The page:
TexasEscapes.com Texas Escapes Online Magazine: Travel and History
Columns: History, Humor, Topical and Opinion
Over 1600 Texas Towns & Ghost Towns
NEW : : TEXAS TOWNS : : GHOST TOWNS : : FEATURES : : COLUMNS : : ARCHITECTURE : : IMAGES : : SITE MAP
HOME
SEARCH SITE
ARCHIVES
RESERVATIONS
Texas Hotels
Hotels
Cars
Air
Cruises
 
  Texas : Features : Columns : "It's All Trew"

Work continued
despite weather conditions

by Delbert Trew
Delbert Trew
Last winter's near-zero temperatures brought to mind the early day winters long before insulated clothing and good car heaters were invented. Instead of our sunny weather, we suffered from blizzards and continuous 'blue northers' raging across the Midwest on a regular schedule.

Heavy rain on unimproved black dirt roads brought announcements from schools that school buses would only run on the pavements. At that time, the nearest pavement to our house was nine miles away. Snow days were snow weeks back then. Rural residents thought nothing of being stranded at home for days at a time because they were prepared for that eventuality

No matter the weather conditions, work on the farm or ranch continued. Livestock had to be tended and chores were done regardless. Everyone wore long-handles, extra socks, and a regular suit of clothing with overalls over the top. Add overshoes, a heavy coat, neck scarf, mittens and a cap with ear flaps and you could barely walk, let alone mount a saddled horse.

I have written before about the late John E. Ekelund, an early day Amarillo pioneer who worked in a clothing store. After each blizzard, cowboys from around the area rode their horses into Amarillo to purchase more warm clothing. Many had frostbitten faces, fingers and toes and sported peeled and bleeding faces after being exposed to the extreme Panhandle cold winds.

I remember a time when I was about 10 to 12 years old when our family made a trip to Amarillo to buy more warm clothing. Our main store was the Army and Navy store on Fillmore Street. We bought Levis, khaki shirts, overalls, socks and underwear, gloves, mittens and overshoes. On this particular trip the store had just received a shipment of Navy pea coats. They were dark Navy blue in color and made of wool. The tails came down to below your hips. The front had big lower pockets and best of all had two slitted pockets above in which to warm your hands. The front buttoned up fully with large buttons with ship's anchors embossed on the surface.

The coat also had a heavy collar that turned up, providing protection from the wind and blowing snow. I know the tall collar saved my life several times by giving added protection. Back at home, after the first wearing, adjustments had to be made. It seems the Navy did not ride horses and the split tails had to be cut higher to fit over the back of the saddle better. Mother attended to this modification quickly.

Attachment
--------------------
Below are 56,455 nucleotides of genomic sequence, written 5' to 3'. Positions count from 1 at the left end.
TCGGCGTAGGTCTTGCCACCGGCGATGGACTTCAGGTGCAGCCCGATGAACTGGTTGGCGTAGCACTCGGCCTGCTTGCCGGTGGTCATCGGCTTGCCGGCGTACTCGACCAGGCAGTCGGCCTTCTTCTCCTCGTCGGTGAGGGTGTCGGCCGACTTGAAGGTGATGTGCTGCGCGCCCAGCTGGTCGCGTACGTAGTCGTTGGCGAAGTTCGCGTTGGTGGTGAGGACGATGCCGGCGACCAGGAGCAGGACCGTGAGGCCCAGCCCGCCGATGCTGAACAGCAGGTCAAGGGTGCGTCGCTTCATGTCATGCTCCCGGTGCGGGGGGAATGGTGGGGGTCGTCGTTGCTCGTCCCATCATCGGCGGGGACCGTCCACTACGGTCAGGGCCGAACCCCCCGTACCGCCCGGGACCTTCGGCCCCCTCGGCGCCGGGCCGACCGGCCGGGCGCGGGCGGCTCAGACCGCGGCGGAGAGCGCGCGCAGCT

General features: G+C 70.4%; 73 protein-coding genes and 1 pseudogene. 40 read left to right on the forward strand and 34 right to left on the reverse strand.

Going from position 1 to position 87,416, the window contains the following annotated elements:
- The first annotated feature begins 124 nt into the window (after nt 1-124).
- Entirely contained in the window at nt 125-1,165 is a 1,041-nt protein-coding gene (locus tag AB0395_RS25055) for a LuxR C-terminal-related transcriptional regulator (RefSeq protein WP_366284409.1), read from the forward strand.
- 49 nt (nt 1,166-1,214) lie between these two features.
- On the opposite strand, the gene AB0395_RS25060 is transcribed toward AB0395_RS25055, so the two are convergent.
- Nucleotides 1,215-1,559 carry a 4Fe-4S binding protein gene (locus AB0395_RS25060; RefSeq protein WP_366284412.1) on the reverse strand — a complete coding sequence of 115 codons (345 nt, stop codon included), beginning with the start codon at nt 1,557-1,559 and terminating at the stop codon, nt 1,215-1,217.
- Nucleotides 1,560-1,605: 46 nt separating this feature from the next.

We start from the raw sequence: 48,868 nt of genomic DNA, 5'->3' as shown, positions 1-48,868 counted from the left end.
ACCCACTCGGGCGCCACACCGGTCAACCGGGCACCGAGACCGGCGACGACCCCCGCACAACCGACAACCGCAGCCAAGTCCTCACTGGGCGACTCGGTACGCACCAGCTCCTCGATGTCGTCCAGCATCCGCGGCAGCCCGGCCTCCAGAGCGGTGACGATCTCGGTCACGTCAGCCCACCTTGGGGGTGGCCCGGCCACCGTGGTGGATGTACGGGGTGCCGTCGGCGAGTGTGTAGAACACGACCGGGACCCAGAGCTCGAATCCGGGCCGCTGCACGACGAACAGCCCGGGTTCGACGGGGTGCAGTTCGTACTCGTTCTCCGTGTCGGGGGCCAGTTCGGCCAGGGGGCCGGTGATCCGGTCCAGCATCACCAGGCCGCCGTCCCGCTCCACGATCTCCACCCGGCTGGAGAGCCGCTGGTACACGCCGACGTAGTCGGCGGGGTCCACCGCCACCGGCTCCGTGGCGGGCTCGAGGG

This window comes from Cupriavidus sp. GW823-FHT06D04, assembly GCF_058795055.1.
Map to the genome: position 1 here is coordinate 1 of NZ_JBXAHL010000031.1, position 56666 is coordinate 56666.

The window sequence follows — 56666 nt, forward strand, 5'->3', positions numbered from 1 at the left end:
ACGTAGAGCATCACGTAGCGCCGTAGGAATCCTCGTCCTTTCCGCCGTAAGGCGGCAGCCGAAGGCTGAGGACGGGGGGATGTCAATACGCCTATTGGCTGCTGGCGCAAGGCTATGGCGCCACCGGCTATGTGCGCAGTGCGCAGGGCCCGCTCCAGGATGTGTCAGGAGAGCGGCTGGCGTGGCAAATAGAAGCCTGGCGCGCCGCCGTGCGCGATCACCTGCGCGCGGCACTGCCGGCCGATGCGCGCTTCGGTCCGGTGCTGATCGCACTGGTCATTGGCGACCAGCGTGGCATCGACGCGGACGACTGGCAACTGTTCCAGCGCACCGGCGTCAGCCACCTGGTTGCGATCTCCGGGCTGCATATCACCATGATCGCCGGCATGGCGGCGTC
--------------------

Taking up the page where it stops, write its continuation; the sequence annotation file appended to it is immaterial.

The Army and Navy Store provided another memorable Trew family event when it introduced cowboy boot overshoes. Up to this time, galoshes or overshoes were made only to fit over brogans or flat-heeled work boots. This wide design made riding horseback while wearing overshoes a hazard. It was an accident waiting to happen because it was easy to hang a foot in the stirrup.

The new, sleek, lightweight, four-buckle, fleece-lined overshoes with a built-in boot heel design felt good, looked good, kept your feet warm and were easy to insert and remove from a saddle stirrup. Dad bought a pair for each of our family, our employees and a neighbor. I have never been without a pair since.


Delbert Trew

"It's All Trew" >
December 15, 2006 Column
E-mail: trewblue@centramedia.net.
 
TEXAS TOWN LIST | TEXAS GHOST TOWNS | TEXAS COUNTIES
Texas Hill Country | East Texas | Central Texas North | Central Texas South |
West Texas | Texas Panhandle | South Texas | Texas Gulf Coast
TRIPS | STATES PARKS | RIVERS | LAKES | DRIVES | MAPS

TEXAS FEATURES
Ghosts | People | Historic Trees | Cemeteries | Small Town Sagas | WWII |
History | Black History | Rooms with a Past | Music | Animals | Books | MEXICO
COLUMNS : History, Humor, Topical and Opinion

TEXAS ARCHITECTURE | IMAGES
Courthouses | Jails | Churches | Gas Stations | Schoolhouses | Bridges | Theaters |
Monuments/Statues | Depots | Water Towers | Post Offices | Grain Elevators |
Lodges | Museums | Stores | Banks | Gargoyles | Corner Stones | Pitted Dates |
Drive-by Architecture | Old Neon | Murals | Signs | Ghost Signs | Then and Now
Vintage Photos

TRAVEL RESERVATIONS | USA

Privacy Statement | Disclaimer | Recommend Us
Contributors | Staff | Contact TE
TEXAS ESCAPES ONLINE MAGAZINE
Website Content Copyright 1998-2007. Texas Escapes - Blueprints For Travel, LLC. All Rights Reserved
This page last modified: December 15, 2006